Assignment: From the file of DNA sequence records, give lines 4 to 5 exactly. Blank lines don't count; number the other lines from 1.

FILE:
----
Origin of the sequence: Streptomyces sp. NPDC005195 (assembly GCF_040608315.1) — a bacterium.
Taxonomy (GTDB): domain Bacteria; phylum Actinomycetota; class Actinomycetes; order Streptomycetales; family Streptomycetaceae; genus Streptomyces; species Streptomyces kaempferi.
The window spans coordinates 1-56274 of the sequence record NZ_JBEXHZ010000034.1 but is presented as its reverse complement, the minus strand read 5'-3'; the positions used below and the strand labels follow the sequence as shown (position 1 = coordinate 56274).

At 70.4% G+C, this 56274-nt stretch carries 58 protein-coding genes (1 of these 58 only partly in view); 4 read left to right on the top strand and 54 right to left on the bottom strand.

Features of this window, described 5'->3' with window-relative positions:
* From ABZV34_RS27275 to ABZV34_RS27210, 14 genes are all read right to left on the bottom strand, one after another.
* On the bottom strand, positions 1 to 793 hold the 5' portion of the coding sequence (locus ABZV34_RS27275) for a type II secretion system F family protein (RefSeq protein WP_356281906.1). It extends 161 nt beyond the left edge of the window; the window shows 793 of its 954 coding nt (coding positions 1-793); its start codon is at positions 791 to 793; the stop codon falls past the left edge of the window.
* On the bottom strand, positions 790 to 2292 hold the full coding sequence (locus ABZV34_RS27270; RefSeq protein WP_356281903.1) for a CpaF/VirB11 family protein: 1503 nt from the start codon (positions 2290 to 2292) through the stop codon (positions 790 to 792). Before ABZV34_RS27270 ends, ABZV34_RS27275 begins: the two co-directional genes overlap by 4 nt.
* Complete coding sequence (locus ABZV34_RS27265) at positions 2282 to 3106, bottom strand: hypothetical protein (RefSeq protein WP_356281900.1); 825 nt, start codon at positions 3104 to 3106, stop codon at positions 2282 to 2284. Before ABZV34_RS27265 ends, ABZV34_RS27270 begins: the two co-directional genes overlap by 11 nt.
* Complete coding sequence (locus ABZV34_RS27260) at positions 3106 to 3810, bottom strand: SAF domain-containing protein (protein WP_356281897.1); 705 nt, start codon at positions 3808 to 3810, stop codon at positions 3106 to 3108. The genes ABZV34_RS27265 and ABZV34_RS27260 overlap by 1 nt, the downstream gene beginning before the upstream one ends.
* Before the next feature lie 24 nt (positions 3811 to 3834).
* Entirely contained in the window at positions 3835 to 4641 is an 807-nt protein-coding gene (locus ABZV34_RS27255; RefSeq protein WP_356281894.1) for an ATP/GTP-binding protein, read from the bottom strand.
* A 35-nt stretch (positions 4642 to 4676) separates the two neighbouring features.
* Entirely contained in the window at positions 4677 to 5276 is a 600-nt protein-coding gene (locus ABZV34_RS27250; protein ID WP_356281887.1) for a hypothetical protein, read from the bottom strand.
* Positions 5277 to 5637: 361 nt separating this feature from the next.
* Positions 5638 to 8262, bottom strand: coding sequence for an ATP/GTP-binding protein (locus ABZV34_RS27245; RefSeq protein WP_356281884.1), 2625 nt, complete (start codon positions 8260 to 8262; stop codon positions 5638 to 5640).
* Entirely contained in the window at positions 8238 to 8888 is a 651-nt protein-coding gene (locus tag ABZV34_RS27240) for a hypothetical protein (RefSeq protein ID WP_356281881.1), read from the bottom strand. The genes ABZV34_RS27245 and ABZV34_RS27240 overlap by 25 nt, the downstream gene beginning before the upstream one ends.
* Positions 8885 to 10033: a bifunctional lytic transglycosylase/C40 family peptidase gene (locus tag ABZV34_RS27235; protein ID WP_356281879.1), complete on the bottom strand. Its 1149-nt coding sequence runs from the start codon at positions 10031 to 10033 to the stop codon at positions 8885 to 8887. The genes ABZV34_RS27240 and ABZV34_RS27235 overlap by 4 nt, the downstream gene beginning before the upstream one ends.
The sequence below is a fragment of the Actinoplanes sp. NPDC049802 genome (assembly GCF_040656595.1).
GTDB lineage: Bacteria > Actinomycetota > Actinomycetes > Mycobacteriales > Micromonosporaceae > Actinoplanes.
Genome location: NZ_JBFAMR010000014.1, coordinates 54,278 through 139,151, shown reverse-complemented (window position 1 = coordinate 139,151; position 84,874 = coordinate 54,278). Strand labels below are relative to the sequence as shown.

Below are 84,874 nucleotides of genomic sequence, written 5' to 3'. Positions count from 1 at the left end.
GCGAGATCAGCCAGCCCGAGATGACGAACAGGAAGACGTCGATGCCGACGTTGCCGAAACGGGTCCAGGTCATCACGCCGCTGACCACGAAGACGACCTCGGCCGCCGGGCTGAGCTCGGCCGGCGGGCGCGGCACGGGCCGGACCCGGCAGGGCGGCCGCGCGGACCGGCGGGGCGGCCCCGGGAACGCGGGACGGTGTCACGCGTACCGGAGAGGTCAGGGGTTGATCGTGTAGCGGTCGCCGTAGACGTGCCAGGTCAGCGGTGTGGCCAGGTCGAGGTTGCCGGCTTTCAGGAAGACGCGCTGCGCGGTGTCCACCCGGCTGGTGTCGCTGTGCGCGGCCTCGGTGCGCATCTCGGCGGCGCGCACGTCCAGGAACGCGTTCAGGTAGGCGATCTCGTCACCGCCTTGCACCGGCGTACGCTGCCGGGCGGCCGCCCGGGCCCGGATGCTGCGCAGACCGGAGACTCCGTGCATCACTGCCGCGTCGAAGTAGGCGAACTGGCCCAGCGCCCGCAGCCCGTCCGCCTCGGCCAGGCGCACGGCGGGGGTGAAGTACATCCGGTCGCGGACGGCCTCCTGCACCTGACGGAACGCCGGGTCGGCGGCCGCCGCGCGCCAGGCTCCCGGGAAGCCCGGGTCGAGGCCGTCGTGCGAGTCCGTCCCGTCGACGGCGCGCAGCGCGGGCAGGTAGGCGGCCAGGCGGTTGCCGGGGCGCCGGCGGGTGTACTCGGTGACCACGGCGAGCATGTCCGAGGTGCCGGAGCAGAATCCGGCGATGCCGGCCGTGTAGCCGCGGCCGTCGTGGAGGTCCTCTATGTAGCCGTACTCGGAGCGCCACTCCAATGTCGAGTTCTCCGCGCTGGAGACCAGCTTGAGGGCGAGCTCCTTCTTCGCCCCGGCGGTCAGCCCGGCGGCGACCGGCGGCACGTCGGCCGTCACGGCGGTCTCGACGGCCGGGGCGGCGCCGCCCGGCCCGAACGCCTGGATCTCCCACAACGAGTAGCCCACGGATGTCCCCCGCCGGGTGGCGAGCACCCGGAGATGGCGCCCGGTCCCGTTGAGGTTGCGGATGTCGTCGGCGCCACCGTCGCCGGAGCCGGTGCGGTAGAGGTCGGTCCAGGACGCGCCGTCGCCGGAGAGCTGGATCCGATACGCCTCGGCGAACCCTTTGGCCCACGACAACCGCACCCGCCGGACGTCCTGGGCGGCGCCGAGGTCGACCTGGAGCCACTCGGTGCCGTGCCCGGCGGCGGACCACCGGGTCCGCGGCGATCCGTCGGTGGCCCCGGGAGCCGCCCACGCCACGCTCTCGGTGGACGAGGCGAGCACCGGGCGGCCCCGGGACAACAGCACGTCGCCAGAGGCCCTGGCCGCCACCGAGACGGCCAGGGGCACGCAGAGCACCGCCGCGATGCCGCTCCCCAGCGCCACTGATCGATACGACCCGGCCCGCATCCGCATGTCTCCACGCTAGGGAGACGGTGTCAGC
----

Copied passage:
At 70.4% G+C, this 56274-nt stretch carries 58 protein-coding genes (1 of these 58 only partly in view); 4 read left to right on the top strand and 54 right to left on the bottom strand.

Features of this window, described 5'->3' with window-relative positions: